Home » The heart of an electric vehicle: the battery pack
The heart of an electric vehicle: the battery pack

The heart of an electric vehicle: the battery pack

Even today, when it comes to conventional cars, their heart is undoubtedly the internal combustion engine. For decades, Ferrari’s V12 engine has been the dream for all car enthusiasts, but also the world benchmark for technological innovation in the Motor Valley, in terms of extreme performance, lightness and energy efficiency.

Today we are experiencing a major paradigm shift: batteries are definitely the most important and critical part of electric cars. In fact, they are the part that most characterises their use, as well as differentiating their absolute performance, but also the user’s relationship with the important infrastructure for charging the batteries themselves.

Geopolitics of future mobility

Speaking of geopolitics, whoever dominates the market of batteries, or rather the cells that compose them, for application in electric vehicles, including the extraction and processing of the raw materials needed to produce them, will strategically control world mobility, as has been the case for decades by oil-producing countries. Conversely, batteries can already be recharged today with photovoltaic, hydroelectric and wind energy on a zero-kilometre basis.

The electric engine

After decades of electromechanical and mechatronic research, electric engine technology for any application is fairly well established, widespread and mature, and can be found almost anywhere in the world. Electric car engines are produced by many specialised manufacturers, although Europe is still a world leader and Italy is firmly established as one of the leading countries in electrical engineering.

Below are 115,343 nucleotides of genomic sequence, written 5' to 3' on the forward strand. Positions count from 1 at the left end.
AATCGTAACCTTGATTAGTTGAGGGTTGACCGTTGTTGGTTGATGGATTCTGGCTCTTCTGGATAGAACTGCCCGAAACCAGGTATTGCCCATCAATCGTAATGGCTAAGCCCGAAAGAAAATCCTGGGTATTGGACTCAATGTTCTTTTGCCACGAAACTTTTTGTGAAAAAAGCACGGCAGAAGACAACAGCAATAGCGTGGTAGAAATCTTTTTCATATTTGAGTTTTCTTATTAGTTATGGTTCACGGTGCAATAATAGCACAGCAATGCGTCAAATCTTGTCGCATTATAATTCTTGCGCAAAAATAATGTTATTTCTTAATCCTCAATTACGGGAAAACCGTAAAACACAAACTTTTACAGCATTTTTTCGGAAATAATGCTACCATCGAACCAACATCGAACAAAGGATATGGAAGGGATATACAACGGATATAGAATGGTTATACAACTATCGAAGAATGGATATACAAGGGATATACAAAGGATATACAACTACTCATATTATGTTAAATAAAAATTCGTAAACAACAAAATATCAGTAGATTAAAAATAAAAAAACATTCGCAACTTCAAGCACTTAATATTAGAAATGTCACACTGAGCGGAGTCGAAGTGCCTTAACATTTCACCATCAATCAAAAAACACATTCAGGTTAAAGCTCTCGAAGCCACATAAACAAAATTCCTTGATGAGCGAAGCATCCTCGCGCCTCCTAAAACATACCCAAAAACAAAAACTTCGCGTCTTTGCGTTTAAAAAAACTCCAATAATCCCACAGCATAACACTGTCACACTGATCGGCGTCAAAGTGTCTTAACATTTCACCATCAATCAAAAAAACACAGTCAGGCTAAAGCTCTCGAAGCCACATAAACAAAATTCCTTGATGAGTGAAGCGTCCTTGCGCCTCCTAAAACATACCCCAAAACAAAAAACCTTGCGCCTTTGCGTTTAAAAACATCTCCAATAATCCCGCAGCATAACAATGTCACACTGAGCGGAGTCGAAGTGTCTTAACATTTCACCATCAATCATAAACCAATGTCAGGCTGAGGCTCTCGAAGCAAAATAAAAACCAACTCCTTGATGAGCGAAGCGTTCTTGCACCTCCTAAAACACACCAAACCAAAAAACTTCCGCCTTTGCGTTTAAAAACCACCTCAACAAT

Ultrafast charging of battery packs

Liquid electrolyte lithium-ion batteries are the most common type on cars available today, almost everywhere in the world. The latest European innovations, with extreme recharging voltages of up to 850V and 350kW of power, make it possible for today’s battery packs equipped with the latest generation lithium-ion cells, already in production and on sale, achieve a range of about 100 km in just 5 minutes of ultrafast charging. These charging performances can now be achieved on cars with the latest charging technology, which in concrete terms is already a remarkable achievement. This allows road enjoyment very close to that of cars that use conventional fossil fuels, such as petrol and diesel, i.e. with refuelling times, all in all, very similar to those of natural gas methane.

Italy has already installed several latest-generation charging stations, for example, Emilia Romagna has them in Modena, Carpi, Piacenza and Forlì. The overall numbers say that there are about 1,000 fast, public charging points in Italy, which can recharge with DC technology, from 50 kW of power, 400V. In just 2 years, the number of charging stations in Italy has more than doubled and the number of points with ultrafast technology is growing considerably.